The year 2015 is the deadline that a number of automakers have set for themselves to introduce commercially viable fuel cell cars. The leaders in this effort are Daimler, Hyundai, Honda and Toyota, with GM continuing to push forward as well. While 2015 may seem a long way off – and indeed battery and plug-in
Offering vehicles on a rental based pickup service is not entirely foreign to European cities. In fact, for some time now Paris, France has experimented with the idea with their proposed Autolib’ program which is based off an already successful bicycle loan system. Now, Daimler is planning on revamping their similar car2go program in Germany to use hybrid cars and
Those who are passionate about electric cars know that, after many fits and starts, 2010 will likely be the year the world finally gives birth to an EV for the mass market. GM has its Volt, Nissan its Leaf, Tesla its Model S and Coda… its Coda. Now Daimler AG appears poised to get a jump-start on the competition by rolling out its electric Smart Fortwo. In a cool display of marketing savvy, Daimler will be cruising to more than a dozen US cities this fall where it will be inviting the public to come and take its Smart-ist car out for a spin.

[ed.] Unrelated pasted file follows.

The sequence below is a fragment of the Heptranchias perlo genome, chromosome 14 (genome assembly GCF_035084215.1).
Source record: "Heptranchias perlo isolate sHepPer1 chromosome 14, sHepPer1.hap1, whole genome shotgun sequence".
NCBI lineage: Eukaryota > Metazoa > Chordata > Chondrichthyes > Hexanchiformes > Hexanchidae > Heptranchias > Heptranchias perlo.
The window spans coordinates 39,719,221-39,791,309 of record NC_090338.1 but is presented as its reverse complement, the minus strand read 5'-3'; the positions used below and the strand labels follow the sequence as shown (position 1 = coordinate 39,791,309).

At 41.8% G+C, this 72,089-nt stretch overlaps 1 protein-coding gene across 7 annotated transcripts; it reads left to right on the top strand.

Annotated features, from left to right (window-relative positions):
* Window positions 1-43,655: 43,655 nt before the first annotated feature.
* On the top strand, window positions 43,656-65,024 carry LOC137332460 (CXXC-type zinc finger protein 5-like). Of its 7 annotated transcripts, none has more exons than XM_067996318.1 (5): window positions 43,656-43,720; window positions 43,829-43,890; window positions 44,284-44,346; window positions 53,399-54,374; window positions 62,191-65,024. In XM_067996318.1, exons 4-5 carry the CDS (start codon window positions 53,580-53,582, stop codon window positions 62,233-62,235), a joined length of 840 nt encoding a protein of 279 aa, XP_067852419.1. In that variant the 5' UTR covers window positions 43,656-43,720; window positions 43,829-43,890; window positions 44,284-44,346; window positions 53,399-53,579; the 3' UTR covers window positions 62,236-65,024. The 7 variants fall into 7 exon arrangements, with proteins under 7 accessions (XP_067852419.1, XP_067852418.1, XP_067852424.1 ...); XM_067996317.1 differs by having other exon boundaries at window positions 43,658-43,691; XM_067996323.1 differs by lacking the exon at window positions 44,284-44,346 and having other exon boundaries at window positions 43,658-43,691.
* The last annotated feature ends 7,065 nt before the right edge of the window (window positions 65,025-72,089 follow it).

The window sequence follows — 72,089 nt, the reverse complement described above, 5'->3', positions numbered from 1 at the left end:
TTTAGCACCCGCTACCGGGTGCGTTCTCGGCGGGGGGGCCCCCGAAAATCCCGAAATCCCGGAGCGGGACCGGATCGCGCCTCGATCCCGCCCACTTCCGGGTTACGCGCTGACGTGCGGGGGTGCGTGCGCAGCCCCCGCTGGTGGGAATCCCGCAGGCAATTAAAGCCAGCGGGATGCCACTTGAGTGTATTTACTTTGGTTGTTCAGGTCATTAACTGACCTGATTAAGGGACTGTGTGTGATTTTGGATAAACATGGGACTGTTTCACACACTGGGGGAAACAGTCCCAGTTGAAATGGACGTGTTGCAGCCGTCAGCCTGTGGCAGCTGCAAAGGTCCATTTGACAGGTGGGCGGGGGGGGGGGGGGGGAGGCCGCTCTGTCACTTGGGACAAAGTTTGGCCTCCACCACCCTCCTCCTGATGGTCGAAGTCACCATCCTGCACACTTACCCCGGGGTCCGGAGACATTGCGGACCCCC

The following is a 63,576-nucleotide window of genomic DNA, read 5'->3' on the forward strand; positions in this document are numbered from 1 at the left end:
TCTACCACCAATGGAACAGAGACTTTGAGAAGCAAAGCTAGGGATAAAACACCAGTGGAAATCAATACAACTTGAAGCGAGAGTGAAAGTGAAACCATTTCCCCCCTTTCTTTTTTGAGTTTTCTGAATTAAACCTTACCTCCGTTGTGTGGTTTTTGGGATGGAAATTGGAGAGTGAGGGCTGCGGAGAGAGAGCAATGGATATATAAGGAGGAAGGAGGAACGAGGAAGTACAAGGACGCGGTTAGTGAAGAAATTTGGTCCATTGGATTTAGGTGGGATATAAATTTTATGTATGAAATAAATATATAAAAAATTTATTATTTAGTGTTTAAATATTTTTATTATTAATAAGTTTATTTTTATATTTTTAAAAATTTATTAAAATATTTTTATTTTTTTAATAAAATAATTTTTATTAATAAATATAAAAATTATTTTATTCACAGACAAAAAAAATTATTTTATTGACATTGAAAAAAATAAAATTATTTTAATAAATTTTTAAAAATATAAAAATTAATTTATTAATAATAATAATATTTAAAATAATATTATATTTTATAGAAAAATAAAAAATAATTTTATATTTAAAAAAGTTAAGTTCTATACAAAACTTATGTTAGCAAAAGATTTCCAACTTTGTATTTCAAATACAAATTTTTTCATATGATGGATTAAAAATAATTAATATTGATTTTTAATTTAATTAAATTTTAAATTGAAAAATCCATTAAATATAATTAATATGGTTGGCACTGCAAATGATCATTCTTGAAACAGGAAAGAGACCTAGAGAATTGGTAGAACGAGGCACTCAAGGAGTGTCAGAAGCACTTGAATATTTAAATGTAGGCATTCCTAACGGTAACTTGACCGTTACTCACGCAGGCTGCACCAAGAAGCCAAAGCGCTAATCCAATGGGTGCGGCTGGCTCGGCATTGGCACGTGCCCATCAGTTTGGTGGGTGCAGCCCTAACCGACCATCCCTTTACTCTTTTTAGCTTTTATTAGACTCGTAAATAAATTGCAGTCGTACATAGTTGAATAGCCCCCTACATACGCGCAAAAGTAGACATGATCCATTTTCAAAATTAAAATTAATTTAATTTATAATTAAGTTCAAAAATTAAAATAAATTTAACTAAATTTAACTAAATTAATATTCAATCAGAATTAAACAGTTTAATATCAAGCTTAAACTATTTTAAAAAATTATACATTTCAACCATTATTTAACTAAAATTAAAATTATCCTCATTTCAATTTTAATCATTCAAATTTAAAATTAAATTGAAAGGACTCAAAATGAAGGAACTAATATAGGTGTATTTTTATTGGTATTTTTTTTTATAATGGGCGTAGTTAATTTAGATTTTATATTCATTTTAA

As hybrid cars are becoming more and more popular, most of the major car manufacturers are focusing on the development of pure electric vehicles (EVs). Up until recently, electric cars were impractically slow and short-ranged, but new technical developments allow them to better serve consumer needs. On August 2nd, the Renault-Nissan Alliance announced their new electric car called Leaf, which is due to be launched in 2010. Leaf has a range of 100 miles (160 km) and seats five adults. Tesla Motors will offer its Model S, also a five-seater, with a range of 300 miles starting in 2011.
The advantages of having lower operational costs and being more environmentally friendly are overshadowed by three major concerns; the range of the car, its price and the availability of charging stations. The range of an EV is related to technological developments in battery research and motor efficiency, and with further development in these areas the prices for EVs will drop significantly. Availability of charging stations, though, is an infrastructure issue which could be addressed when national targets are discussed.